The diagnosis has prompted the City’s departments of Public Health and Environmental Health to remind area residents to take precautions to prevent exposure to the virus that causes HPS at their places of residence, work and recreation.
Hantavirus is an infection of the lungs caused by several different strains of the virus found in rodents.
Human infection comes from breathing in the virus from dried rodent urine, droppings, nesting material and saliva. When these substances are stirred up by vacuuming, sweeping or similar activity, tiny droplets or particles containing the virus get into the air and can be inhaled.
The U.S. type of Hantavirus has not been shown to transmit from one person to another. You cannot get the virus from close contact with a person who has HPS or from a health care worker who has treated someone with the disease.
Potential Risk Activities for HPS:
- Opening or cleaning cabins, sheds and outbuildings, including barns, garages and storage facilities that were closed is a potential risk for Hantavirus infections, especially in rural settings.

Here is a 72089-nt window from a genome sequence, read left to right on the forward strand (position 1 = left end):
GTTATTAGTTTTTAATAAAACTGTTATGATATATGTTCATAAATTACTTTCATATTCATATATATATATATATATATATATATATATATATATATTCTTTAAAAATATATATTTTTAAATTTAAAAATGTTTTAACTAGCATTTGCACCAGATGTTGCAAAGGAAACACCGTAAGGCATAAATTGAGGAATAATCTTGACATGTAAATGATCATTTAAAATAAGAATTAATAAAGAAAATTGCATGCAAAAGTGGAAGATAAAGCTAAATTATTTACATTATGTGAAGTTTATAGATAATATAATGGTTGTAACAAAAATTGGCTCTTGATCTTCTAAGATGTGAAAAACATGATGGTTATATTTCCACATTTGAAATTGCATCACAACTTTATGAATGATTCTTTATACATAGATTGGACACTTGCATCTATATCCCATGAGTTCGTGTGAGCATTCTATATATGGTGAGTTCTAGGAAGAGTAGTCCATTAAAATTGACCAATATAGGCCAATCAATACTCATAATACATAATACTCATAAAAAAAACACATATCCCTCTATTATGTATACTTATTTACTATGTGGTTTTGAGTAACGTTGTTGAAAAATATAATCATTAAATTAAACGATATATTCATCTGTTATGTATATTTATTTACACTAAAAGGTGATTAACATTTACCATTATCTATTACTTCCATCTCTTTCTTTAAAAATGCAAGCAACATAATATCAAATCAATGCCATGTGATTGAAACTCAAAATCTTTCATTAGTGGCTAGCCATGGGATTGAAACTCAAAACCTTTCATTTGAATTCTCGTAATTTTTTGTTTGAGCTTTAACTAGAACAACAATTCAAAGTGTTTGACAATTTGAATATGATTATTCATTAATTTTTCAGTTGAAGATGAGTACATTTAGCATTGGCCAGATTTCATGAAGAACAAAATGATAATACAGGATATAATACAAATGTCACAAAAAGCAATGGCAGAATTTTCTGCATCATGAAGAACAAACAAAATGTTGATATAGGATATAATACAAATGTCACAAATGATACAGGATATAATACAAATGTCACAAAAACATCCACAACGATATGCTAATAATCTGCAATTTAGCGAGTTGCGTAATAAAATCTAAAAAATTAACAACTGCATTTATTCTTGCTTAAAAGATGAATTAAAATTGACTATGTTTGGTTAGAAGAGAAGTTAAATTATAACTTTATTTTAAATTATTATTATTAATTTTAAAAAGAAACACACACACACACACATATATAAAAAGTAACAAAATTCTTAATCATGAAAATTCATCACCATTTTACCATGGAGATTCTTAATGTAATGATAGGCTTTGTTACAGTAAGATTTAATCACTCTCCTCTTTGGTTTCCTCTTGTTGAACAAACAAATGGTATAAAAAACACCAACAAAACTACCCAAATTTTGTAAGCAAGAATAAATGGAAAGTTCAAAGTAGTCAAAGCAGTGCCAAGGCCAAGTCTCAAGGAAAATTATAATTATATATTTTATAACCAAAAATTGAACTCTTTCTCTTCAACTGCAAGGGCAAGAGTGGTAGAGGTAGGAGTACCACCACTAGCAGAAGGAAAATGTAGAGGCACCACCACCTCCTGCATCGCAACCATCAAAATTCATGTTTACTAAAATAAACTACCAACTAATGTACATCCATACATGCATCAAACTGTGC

- Cleaning in and around your own home can put you at risk if rodents are present.
- Construction, utility and pest control workers can be exposed when they work in crawl spaces, under houses, or in vacant buildings that may have a rodent population.
- Campers and hikers can also be exposed when they use infested trail shelters or camp in other rodent habitats.
- Fever and muscle aches, especially in the large muscle groups—thighs, hips, back, and sometimes shoulders
- Abdominal problems, such as nausea, vomiting, diarrhea, and abdominal pain
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